Good news from Jay Carney: Obama doesn't want to annihilate the GOP

Annihilation is something you’d pursue if you were a hyperpartisan liberal with grandiose aspirations of becoming the left-wing Reagan, not the sort of centrist “pragmatist” which the media long assured us that Obama was. Until this past Tuesday, when they stopped. Right around 12:30 p.m. ET.

Anyway, if someone as trustworthy as Jay Carney is giving you a guarantee about Obama’s intentions, you can take that to the bank.

Q John Boehner — Speaker Boehner was quoted saying that “the President’s goal is to annihilate the Republican Party.” What’s the President’s reaction to that?

MR. CARNEY: Well, I haven’t spoken to the President about that, but I know it’s not his goal. His goal is to work together with Congress, with members of both parties to achieve progress on behalf of the American people. You heard him say in the inaugural address that even though we have profound differences and differences that we will not resolve necessarily in the next year or two or three or four, it is imperative that we come together and act on behalf of the American people. And there are things that we can and must do together.

The President believes that a strong two-party system is the foundation of our democracy and looks forward to working with Republicans as well as Democrats to get things done.

Q He wouldn’t object to the annihilation of the Republican Party, would he? (Laughter.)

MR. CARNEY: I think he would object to — he believes that the two-party system is part of the foundation of our democracy, and that it is a healthy aspect of our democracy even if it’s contentious.

Ours is not the only politics in the world that is contentious and appropriately so. What he believes, however, is that we need to have spirited debates but not debates that paralyze us. We need to compromise, not be absolutists, but agree that the call — that the need to act on behalf of the American people should compel us to make reasonable compromise while we stick to our principles. And that’s the approach he’s taken since he entered the White House, and it’s the approach he intends to take in the second term.

The only cliche in Washington more hackneyed than pols paying lip service to the two-party system is a bureaucrat pretending to “accept responsibility” after they screw up. Of course Obama wants to annihilate the GOP. That’s the point of all the Reagan comparisons lately, that O aspires to realign American politics towards the left for the next several decades the way Reagan did towards the right. His agenda has always been geared towards long-term Democratic advantage. ObamaCare was an epochal “achievement” not because it’s going to solve America’s health-care problems but because it puts the country on track to expanding government-run health care down the line, towards single-payer once O-Care proves unworkable. That’s a paradigm shift; conservatism may never quite recover from it. His big ambition in his second term isn’t gun control, which is window dressing for his base, but amnesty for illegal immigrants in hopes of adding millions more votes to the Democratic column. That’ll make the GOP’s demographic challenges even more difficult. It’s no coincidence that liberals are already gaming out how, and when, Texas might eventually turn blue. Even his ridiculous negligence in taking up entitlement reform is partly designed to cripple the GOP. The only way significant changes to Medicare and Social Security can be sold to the public is if the parties partner on it and O puts his personal popularity behind it. By not doing that, he’s essentially daring Republicans to throw themselves on the third rail and go all in on specific cuts and reforms. If they refuse, they’re weakened among conservatives who think they’re unserious and cowardly. If they do it, they’ll find themselves Mediscared into oblivion, potentially worst of all among the seniors whose votes have been keeping the GOP competitive. The weaker and more divided O can make Republicans now, the greater the chance that they (a) lose the House in 2014, clearing the way for Big Things like a carbon tax near the end of O’s term, and (b) reconstitute themselves as a centrist party in the Tory mold that’ll be more open to the left’s agenda once it’s back in power. Even David Brooks, whose Obama fandom famously extends to admiring the crease in The One’s pants, calls the current Democratic strategy “kill the wounded.” Why pretend otherwise, Jay?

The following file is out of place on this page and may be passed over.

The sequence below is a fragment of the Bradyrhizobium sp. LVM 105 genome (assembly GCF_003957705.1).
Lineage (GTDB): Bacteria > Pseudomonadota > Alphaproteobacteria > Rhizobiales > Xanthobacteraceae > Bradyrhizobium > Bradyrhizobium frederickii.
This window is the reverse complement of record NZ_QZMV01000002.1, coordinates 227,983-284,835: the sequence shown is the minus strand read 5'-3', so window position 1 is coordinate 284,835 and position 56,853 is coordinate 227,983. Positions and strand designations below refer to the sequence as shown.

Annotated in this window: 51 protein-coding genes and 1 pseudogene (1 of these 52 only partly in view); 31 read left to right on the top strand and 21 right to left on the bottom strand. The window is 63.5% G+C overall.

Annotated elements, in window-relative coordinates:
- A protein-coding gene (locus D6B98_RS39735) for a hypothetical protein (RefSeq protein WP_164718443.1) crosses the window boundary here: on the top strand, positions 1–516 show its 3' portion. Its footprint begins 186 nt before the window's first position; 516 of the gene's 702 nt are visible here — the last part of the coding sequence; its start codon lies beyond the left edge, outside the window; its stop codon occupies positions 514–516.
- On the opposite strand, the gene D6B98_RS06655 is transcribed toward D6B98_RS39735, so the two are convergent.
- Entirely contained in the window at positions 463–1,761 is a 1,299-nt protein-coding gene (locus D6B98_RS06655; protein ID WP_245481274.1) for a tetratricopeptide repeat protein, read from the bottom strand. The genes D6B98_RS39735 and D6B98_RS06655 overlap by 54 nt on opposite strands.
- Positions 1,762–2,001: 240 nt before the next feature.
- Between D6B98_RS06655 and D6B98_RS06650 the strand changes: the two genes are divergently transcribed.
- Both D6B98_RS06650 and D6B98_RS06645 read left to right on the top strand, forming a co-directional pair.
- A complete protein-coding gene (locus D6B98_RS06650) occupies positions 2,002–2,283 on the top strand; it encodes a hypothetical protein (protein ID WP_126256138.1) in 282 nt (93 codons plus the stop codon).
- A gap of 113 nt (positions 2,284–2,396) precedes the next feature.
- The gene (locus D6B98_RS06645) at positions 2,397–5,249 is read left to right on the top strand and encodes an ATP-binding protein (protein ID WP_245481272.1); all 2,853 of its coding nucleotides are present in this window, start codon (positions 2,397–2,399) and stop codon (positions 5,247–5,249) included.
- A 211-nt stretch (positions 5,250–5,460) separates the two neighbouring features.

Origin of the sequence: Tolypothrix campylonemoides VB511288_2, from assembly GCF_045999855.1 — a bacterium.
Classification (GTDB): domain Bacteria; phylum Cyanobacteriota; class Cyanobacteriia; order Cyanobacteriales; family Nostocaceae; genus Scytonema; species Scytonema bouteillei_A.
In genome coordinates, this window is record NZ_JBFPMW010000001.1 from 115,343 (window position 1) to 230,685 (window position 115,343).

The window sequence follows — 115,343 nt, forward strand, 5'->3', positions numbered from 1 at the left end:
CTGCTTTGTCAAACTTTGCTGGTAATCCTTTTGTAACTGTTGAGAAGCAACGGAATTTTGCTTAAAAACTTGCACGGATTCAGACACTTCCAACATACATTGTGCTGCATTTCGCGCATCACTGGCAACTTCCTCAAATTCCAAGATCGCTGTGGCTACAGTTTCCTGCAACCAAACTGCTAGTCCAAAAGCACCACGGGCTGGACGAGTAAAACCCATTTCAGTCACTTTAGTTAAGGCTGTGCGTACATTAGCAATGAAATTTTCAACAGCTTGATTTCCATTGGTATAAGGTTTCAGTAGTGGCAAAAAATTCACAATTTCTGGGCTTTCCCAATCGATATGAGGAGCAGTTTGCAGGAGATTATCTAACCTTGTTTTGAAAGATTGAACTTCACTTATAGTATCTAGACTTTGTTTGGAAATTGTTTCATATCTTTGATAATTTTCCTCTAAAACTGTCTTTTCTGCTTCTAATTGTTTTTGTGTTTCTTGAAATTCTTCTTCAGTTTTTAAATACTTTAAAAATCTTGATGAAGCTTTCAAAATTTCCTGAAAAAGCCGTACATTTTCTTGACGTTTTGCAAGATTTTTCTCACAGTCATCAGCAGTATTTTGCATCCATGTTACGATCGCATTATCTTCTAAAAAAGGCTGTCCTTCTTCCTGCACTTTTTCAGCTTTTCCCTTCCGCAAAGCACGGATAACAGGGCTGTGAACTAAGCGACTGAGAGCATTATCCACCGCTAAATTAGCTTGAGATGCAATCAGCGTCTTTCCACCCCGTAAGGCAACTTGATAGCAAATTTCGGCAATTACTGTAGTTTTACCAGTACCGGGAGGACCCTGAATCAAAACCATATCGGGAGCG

Exit quotation via Gallup: